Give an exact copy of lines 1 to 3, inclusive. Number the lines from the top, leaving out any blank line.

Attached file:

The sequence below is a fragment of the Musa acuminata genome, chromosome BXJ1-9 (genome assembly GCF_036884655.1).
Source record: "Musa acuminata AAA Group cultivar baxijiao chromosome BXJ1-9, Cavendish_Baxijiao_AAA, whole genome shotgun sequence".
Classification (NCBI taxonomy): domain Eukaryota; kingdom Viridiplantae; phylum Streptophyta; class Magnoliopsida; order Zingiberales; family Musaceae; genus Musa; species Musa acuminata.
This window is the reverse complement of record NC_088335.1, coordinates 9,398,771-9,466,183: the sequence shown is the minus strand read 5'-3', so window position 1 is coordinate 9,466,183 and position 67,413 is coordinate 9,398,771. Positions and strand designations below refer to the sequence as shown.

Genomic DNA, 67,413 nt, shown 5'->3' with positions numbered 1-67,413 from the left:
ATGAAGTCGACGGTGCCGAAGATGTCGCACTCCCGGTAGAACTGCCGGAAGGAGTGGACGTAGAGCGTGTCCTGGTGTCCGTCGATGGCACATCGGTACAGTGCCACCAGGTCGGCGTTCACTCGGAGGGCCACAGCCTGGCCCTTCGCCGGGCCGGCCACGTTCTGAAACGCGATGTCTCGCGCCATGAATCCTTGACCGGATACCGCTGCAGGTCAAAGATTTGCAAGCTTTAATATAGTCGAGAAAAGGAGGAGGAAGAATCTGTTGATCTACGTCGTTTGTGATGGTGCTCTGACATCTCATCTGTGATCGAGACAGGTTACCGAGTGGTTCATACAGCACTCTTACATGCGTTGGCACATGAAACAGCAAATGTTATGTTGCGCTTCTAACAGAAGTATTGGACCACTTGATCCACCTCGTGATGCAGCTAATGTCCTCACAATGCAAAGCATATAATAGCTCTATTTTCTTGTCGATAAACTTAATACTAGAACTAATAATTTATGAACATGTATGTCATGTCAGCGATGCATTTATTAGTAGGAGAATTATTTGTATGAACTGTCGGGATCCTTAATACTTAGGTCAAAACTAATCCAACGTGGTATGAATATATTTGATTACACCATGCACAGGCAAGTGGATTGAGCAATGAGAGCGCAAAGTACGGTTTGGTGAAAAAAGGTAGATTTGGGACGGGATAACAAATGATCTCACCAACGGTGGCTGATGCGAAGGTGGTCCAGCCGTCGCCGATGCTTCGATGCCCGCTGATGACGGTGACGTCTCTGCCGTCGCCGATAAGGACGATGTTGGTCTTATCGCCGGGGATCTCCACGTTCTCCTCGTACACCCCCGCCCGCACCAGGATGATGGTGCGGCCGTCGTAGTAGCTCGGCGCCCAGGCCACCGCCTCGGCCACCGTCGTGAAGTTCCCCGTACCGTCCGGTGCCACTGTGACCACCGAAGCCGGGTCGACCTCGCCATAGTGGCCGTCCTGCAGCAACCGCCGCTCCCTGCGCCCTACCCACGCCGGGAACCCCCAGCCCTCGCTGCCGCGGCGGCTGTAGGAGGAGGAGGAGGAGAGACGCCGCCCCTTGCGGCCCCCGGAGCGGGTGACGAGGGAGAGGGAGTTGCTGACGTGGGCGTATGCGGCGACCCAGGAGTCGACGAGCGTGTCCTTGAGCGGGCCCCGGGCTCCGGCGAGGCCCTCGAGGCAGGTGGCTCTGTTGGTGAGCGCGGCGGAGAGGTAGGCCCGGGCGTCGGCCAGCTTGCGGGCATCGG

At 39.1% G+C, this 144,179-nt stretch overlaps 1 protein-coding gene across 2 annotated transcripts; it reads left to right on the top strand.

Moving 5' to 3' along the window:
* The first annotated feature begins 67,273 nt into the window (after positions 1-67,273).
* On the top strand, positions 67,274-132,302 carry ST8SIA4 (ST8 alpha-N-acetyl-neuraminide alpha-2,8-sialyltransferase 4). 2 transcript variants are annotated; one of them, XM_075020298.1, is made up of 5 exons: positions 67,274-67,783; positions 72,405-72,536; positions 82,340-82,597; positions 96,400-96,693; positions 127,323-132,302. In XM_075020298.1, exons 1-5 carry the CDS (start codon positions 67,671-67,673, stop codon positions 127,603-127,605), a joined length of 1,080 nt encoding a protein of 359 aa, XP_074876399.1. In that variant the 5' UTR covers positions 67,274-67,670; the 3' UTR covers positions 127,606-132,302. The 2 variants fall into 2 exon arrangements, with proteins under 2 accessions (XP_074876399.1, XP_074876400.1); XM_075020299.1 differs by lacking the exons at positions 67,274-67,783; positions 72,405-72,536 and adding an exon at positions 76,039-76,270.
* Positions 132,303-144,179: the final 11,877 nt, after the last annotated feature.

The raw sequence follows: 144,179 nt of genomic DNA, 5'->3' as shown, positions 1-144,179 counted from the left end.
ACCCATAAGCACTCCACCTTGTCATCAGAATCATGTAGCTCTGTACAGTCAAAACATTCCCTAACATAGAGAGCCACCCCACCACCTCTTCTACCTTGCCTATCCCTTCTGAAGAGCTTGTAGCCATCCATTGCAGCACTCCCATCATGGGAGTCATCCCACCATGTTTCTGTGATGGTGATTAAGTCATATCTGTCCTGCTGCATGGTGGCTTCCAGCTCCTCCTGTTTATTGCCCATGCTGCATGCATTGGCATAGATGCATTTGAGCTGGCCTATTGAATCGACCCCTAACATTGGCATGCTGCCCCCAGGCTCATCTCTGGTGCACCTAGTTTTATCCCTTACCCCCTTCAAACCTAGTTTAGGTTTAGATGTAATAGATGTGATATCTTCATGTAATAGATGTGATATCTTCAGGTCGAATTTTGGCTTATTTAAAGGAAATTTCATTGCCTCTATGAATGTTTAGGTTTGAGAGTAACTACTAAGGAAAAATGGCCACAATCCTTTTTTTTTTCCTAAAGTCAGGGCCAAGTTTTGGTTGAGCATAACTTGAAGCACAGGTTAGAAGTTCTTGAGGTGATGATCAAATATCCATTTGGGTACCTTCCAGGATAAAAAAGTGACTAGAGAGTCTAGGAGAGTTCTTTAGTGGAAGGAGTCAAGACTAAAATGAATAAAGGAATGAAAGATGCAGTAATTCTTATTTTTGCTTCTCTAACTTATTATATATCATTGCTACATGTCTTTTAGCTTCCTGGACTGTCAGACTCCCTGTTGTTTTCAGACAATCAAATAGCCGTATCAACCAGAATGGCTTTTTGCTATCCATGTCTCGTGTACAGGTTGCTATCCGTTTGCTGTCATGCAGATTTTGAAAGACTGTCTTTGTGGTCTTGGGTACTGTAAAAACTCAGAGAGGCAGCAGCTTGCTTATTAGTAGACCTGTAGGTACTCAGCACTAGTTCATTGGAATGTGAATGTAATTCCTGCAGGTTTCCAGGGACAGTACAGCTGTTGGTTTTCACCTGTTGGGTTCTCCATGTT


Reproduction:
The sequence below is a fragment of the Musa acuminata genome, chromosome BXJ1-9 (genome assembly GCF_036884655.1).
Source record: "Musa acuminata AAA Group cultivar baxijiao chromosome BXJ1-9, Cavendish_Baxijiao_AAA, whole genome shotgun sequence".
Classification (NCBI taxonomy): domain Eukaryota; kingdom Viridiplantae; phylum Streptophyta; class Magnoliopsida; order Zingiberales; family Musaceae; genus Musa; species Musa acuminata.